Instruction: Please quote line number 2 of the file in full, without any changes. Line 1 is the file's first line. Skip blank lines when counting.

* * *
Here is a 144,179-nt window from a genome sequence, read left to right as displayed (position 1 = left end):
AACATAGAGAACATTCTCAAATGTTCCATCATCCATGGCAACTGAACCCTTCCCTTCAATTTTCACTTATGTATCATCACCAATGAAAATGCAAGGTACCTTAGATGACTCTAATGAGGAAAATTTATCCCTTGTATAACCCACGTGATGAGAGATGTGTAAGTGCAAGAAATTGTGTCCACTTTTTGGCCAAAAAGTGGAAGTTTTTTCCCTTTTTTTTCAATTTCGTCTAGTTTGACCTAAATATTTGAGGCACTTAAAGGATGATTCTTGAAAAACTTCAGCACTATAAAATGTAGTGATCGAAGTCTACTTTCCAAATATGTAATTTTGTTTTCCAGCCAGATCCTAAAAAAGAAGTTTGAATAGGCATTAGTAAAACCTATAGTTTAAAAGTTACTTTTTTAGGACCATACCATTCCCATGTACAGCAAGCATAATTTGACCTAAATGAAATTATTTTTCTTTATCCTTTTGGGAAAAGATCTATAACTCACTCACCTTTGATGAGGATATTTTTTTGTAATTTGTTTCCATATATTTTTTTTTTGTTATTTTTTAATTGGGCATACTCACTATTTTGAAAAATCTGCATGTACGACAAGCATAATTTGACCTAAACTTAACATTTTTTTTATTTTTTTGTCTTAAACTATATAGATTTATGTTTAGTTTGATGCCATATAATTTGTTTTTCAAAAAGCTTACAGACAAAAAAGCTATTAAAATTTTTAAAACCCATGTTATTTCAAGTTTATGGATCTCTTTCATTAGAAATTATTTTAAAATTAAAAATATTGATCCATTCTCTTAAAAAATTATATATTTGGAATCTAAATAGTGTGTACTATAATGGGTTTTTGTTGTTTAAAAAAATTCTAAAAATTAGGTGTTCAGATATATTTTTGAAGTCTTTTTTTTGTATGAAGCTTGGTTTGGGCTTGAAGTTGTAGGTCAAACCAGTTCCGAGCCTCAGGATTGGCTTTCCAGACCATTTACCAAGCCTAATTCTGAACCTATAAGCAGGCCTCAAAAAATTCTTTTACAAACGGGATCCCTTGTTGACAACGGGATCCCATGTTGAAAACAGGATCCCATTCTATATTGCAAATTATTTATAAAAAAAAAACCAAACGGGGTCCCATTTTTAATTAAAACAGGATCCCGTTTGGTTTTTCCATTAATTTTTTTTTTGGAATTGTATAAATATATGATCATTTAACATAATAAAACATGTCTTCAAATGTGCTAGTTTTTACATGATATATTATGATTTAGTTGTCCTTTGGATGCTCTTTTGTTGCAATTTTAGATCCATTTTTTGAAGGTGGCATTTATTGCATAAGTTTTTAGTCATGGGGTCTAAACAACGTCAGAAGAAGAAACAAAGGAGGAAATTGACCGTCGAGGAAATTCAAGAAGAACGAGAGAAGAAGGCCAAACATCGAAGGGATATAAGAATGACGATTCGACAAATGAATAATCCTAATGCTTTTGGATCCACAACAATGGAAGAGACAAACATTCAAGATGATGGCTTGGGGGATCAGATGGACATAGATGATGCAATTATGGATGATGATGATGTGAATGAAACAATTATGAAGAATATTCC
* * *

AACATAGAGAACATTCTCAAATGTTCCATCATCCATGGCAACTGAACCCTTCCCTTCAATTTTCACTTATGTATCATCACCAATGAAAATGCAAGGTACCTTAGATGACTCTAATGAGGAAAATTTATCCCTTGTATAACCCACGTGATGAGAGATGTGTAAGTGCAAGAAATTGTGTCCACTTTTTGGCCAAAAAGTGGAAGTTTTTTCCCTTTTTTTTCAATTTCGTCTAGTTTGACCTAAATATTTGAGGCACTTAAAGGATGATTCTTGAAAAACTTCAGCACTATAAAATGTAGTGATCGAAGTCTACTTTCCAAATATGTAATTTTGTTTTCCAGCCAGATCCTAAAAAAGAAGTTTGAATAGGCATTAGTAAAACCTATAGTTTAAAAGTTACTTTTTTAGGACCATACCATTCCCATGTACAGCAAGCATAATTTGACCTAAATGAAATTATTTTTCTTTATCCTTTTGGGAAAAGATCTATAACTCACTCACCTTTGATGAGGATATTTTTTTGTAATTTGTTTCCATATATTTTTTTTTTGTTATTTTTTAATTGGGCATACTCACTATTTTGAAAAATCTGCATGTACGACAAGCATAATTTGACCTAAACTTAACATTTTTTTTATTTTTTTGTCTTAAACTATATAGATTTATGTTTAGTTTGATGCCATATAATTTGTTTTTCAAAAAGCTTACAGACAAAAAAGCTATTAAAATTTTTAAAACCCATGTTATTTCAAGTTTATGGATCTCTTTCATTAGAAATTATTTTAAAATTAAAAATATTGATCCATTCTCTTAAAAAATTATATATTTGGAATCTAAATAGTGTGTACTATAATGGGTTTTTGTTGTTTAAAAAAATTCTAAAAATTAGGTGTTCAGATATATTTTTGAAGTCTTTTTTTTGTATGAAGCTTGGTTTGGGCTTGAAGTTGTAGGTCAAACCAGTTCCGAGCCTCAGGATTGGCTTTCCAGACCATTTACCAAGCCTAATTCTGAACCTATAAGCAGGCCTCAAAAAATTCTTTTACAAACGGGATCCCTTGTTGACAACGGGATCCCATGTTGAAAACAGGATCCCATTCTATATTGCAAATTATTTATAAAAAAAAAACCAAACGGGGTCCCATTTTTAATTAAAACAGGATCCCGTTTGGTTTTTCCATTAATTTTTTTTTTGGAATTGTATAAATATATGATCATTTAACATAATAAAACATGTCTTCAAATGTGCTAGTTTTTACATGATATATTATGATTTAGTTGTCCTTTGGATGCTCTTTTGTTGCAATTTTAGATCCATTTTTTGAAGGTGGCATTTATTGCATAAGTTTTTAGTCATGGGGTCTAAACAACGTCAGAAGAAGAAACAAAGGAGGAAATTGACCGTCGAGGAAATTCAAGAAGAACGAGAGAAGAAGGCCAAACATCGAAGGGATATAAGAATGACGATTCGACAAATGAATAATCCTAATGCTTTTGGATCCACAACAATGGAAGAGACAAACATTCAAGATGATGGCTTGGGGGATCAGATGGACATAGATGATGCAATTATGGATGATGATGATGTGAATGAAACAATTATGAAGAATATTCC